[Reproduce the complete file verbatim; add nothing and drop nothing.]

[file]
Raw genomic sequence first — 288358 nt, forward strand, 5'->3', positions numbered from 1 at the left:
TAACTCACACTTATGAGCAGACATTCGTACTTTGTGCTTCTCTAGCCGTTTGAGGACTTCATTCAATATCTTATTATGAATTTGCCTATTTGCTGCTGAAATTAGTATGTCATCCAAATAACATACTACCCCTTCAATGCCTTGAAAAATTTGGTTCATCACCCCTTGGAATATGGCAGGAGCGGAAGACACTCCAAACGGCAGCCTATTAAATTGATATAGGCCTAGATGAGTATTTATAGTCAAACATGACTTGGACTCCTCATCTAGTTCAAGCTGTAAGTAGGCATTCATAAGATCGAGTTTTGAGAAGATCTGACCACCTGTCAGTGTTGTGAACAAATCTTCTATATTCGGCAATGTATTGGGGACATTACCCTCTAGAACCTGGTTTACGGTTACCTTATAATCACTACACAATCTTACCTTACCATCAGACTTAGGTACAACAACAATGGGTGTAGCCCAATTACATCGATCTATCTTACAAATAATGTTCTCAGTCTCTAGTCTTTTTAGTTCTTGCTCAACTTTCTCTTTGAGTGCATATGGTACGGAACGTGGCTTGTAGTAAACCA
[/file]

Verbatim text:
Raw genomic sequence first — 288358 nt, forward strand, 5'->3', positions numbered from 1 at the left:
TAACTCACACTTATGAGCAGACATTCGTACTTTGTGCTTCTCTAGCCGTTTGAGGACTTCATTCAATATCTTATTATGAATTTGCCTATTTGCTGCTGAAATTAGTATGTCATCCAAATAACATACTACCCCTTCAATGCCTTGAAAAATTTGGTTCATCACCCCTTGGAATATGGCAGGAGCGGAAGACACTCCAAACGGCAGCCTATTAAATTGATATAGGCCTAGATGAGTATTTATAGTCAAACATGACTTGGACTCCTCATCTAGTTCAAGCTGTAAGTAGGCATTCATAAGATCGAGTTTTGAGAAGATCTGACCACCTGTCAGTGTTGTGAACAAATCTTCTATATTCGGCAATGTATTGGGGACATTACCCTCTAGAACCTGGTTTACGGTTACCTTATAATCACTACACAATCTTACCTTACCATCAGACTTAGGTACAACAACAATGGGTGTAGCCCAATTACATCGATCTATCTTACAAATAATGTTCTCAGTCTCTAGTCTTTTTAGTTCTTGCTCAACTTTCTCTTTGAGTGCATATGGTACGGAACGTGGCTTGTAGTAAACCA